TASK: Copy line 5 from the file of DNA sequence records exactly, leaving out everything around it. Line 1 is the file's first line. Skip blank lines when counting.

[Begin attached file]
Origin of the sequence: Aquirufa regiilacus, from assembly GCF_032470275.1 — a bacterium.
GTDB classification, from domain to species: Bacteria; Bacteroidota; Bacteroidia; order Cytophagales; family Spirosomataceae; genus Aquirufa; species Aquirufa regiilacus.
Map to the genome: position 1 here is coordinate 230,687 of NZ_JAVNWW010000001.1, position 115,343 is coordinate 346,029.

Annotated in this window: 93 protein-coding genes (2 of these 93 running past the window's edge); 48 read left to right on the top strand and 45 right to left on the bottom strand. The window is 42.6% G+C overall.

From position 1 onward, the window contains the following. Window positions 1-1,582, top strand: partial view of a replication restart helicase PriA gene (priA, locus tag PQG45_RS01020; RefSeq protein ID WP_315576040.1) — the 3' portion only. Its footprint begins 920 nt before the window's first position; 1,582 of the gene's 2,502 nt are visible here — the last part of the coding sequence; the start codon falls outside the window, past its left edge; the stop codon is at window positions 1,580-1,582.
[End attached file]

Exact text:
From position 1 onward, the window contains the following. Window positions 1-1,582, top strand: partial view of a replication restart helicase PriA gene (priA, locus tag PQG45_RS01020; RefSeq protein ID WP_315576040.1) — the 3' portion only. Its footprint begins 920 nt before the window's first position; 1,582 of the gene's 2,502 nt are visible here — the last part of the coding sequence; the start codon falls outside the window, past its left edge; the stop codon is at window positions 1,580-1,582.